“It’s nothing,” said Dennis Lylen, a Concord resident. He said he’s planning on keeping his normal routine, which includes getting up at 7 a.m. tomorrow and going to his favorite cafe for breakfast.

Stephanie Rege and Chris Perriello, also walking on Main Street, came up from Massachusetts for the weekend and plan to ski at Mount Sunapee Resort tomorrow.

“We’re really excited for the snow,” Rege said. “It’s been a dry couple of years.” —JEREMY BLACKMAN

1:20 p.m.: 18-24 inches of snow predicted

Between 18 and 24 inches of snow is predicted for central New Hampshire, making it the biggest snowstorm in the region since October 2011.

Meteorologists are predicting two different low pressure systems to merge just south of New England, causing the heavy snow fall, said Chris Legrow at the National Weather Service in Gray, Maine. One of those systems has been moving through the upper Midwest and is over the eastern Great Lakes right now, and the other formed in the Gulf Coast and is currently near the Carolinas.

Snow fall rates in southern New England have started to pick up and by mid-afternoon conditions will be “heading rapidly downhill,” Legrow said. The snowfall should be the worst overnight, and wind gusts will reach 25 to 30 miles per hour.

The storm will linger into Saturday morning but central New Hampshire can expect “rapid improvement” by tomorrow afternoon, Legrow said.

So far this winter, snowfall in the Concord area at 23.6 inches, which is far behind the average of 38.6 inches. But if the predictions of 18 to 24 inches are correct, snowfall will exceed average levels by the end of the weekend. —KATHLEEN RONAYNE

1:20 p.m.: National Guard on standby

Jim Van Dongen, spokesman for the Department of Safety, said the state has been preparing for the storm for several days. That prep includes conference calls with the National Weather Service, local and state emergency officials, the state department of transportation, public utilities commission, health and human services and other departments.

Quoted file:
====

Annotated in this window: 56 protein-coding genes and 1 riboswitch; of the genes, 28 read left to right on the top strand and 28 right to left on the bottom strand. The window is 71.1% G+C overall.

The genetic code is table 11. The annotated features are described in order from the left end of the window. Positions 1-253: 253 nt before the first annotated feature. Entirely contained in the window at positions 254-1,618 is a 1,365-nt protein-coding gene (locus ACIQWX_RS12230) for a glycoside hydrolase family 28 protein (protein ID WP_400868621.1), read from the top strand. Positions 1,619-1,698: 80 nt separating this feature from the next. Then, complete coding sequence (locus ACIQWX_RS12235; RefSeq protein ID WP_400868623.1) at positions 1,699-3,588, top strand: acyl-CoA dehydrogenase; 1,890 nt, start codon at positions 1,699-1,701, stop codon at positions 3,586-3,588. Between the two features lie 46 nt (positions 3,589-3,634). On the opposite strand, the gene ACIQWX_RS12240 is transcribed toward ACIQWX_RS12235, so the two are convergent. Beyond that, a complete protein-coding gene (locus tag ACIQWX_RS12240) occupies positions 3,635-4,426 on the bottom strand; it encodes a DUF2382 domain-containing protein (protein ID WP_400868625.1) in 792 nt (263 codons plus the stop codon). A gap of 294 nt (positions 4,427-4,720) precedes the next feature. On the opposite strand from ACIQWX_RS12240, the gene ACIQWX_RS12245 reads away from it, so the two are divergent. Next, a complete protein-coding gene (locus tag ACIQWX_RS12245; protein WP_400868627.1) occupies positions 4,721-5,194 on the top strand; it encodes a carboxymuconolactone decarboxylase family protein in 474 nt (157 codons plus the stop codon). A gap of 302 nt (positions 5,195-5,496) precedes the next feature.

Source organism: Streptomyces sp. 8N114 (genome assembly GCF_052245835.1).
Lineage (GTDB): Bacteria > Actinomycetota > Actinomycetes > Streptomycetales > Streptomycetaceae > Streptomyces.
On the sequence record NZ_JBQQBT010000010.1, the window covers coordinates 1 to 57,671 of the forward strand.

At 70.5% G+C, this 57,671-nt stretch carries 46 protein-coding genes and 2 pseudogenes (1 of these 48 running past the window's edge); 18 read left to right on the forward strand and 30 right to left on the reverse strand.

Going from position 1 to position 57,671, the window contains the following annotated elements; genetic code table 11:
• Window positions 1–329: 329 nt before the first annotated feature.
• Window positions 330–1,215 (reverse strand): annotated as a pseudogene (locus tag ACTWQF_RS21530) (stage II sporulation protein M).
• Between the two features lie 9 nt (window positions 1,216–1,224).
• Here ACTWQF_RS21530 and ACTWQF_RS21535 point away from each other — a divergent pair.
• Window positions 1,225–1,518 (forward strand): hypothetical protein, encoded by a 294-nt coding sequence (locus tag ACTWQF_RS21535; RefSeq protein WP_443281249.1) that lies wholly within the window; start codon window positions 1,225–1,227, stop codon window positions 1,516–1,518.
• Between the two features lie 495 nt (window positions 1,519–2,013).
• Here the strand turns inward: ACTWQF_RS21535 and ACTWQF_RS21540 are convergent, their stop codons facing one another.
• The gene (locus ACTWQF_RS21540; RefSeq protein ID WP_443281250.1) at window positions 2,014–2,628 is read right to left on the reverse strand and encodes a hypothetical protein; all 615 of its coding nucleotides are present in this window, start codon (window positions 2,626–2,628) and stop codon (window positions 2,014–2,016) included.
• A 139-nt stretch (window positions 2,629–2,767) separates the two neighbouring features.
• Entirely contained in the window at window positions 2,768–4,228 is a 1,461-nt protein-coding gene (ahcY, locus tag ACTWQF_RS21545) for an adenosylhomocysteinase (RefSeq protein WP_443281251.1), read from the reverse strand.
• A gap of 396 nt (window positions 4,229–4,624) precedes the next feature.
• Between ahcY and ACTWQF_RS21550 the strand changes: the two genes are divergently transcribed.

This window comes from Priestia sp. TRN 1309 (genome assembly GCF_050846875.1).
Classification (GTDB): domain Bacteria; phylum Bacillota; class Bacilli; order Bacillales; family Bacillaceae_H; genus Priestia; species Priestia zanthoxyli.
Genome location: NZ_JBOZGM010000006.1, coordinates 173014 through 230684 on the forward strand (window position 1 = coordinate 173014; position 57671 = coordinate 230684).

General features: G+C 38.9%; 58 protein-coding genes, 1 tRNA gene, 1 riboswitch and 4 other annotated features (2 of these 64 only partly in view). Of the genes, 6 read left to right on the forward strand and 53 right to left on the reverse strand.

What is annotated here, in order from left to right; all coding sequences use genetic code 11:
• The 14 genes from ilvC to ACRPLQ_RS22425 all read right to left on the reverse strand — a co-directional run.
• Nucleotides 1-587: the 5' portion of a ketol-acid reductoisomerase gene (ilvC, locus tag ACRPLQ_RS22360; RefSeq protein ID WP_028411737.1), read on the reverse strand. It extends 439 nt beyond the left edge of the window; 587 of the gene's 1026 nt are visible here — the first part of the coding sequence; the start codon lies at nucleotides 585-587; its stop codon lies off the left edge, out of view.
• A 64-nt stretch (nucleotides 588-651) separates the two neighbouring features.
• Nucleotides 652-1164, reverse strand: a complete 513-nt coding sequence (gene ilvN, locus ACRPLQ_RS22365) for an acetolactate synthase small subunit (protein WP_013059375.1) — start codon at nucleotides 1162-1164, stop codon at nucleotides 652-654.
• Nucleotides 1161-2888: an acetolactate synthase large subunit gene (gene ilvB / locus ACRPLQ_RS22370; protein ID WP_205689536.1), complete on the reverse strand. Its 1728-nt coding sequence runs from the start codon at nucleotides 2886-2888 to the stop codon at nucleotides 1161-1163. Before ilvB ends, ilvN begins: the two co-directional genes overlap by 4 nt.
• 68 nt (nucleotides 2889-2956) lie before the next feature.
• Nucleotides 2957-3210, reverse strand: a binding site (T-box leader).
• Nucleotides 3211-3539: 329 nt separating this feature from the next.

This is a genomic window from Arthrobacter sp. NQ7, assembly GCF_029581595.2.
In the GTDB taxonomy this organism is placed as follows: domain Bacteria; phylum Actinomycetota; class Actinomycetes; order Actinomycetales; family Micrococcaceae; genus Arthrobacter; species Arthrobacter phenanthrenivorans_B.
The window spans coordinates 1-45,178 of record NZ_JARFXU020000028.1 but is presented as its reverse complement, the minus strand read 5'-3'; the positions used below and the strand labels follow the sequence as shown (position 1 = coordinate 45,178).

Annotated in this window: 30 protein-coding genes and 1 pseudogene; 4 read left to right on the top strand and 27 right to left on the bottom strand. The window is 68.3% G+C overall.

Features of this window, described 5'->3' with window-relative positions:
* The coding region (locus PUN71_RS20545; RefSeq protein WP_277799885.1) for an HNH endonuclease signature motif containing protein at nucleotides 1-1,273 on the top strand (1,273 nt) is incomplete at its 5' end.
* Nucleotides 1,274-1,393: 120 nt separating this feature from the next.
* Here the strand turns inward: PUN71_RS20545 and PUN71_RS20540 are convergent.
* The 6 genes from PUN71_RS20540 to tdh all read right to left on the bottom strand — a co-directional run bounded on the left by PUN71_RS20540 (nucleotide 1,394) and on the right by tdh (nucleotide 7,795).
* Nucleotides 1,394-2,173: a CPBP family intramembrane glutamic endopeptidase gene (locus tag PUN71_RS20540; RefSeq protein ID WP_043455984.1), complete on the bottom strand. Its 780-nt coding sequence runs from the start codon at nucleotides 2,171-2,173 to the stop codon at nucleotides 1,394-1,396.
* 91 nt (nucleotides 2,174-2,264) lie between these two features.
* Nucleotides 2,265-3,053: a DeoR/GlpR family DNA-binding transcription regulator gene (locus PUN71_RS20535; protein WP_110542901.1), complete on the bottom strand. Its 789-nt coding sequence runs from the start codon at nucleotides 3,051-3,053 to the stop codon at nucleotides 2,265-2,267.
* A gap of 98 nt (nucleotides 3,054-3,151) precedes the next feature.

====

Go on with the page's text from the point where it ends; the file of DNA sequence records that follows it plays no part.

The State Emergency Operations Center will open at 4 p.m. and be staffed with six to 12 people throughout the night.

The National Guard is on standby, he said, and Gov. Maggie Hassan will hold a press briefing at 1:30 p.m.

“Really the message from all of us, for days now, is if people can stay off the roads, that’s how they’ll stay safe,” Van Dongen said. —KATHLEEN RONAYNE

1:20 p.m.: More Concord closings

The Concord Family YMCA is closing at 6 p.m. and plans to reopen at 10 a.m. tomorrow. All classes today and tomorrow have been canceled.

And Red River Theatres will close at 4 p.m. It plans to reopen tomorrow at 5 p.m.

12:55 p.m.: No more coach buses until Sunday

The last bus out of Concord via Concord Coach Lines left this morning at about 11 a.m., and service isn’t expected to resume until Sunday, according to Heidi Lessard, Concord Coach customer service manager.

Company representatives are scheduled to be at the office today through 10 p.m., and tomorrow as of 5 a.m., to answer phones but the office will be closed to the public, she said.

“We’re no different than the police, fire and all that who have to stay out there to keep their customers happy,” Lessard said. —SARAH PALERMO

12:55 p.m.: MHT open, but few flights

Many commercial flights out of the Manchester-Boston Regional Airport are also suspended due to the storm.

Airlines have been rebooking passengers for the last couple days in preparation, according to Tom Malafronte, assistant airport manager.

He expects airline operations to end for the day at about 5 p.m., mostly due to the forecasted increase in intensity of the snowfall and winds after that time, Malafronte said.

“They need to think about the flights, but also can their customers and employees get to and from the airport safely,” he said.

Even without flights, the airport will operate with a full staff through the storm, he said.

“We’ll be here beginning to end, and we hope to get things back to normal operations late tomorrow afternoon.”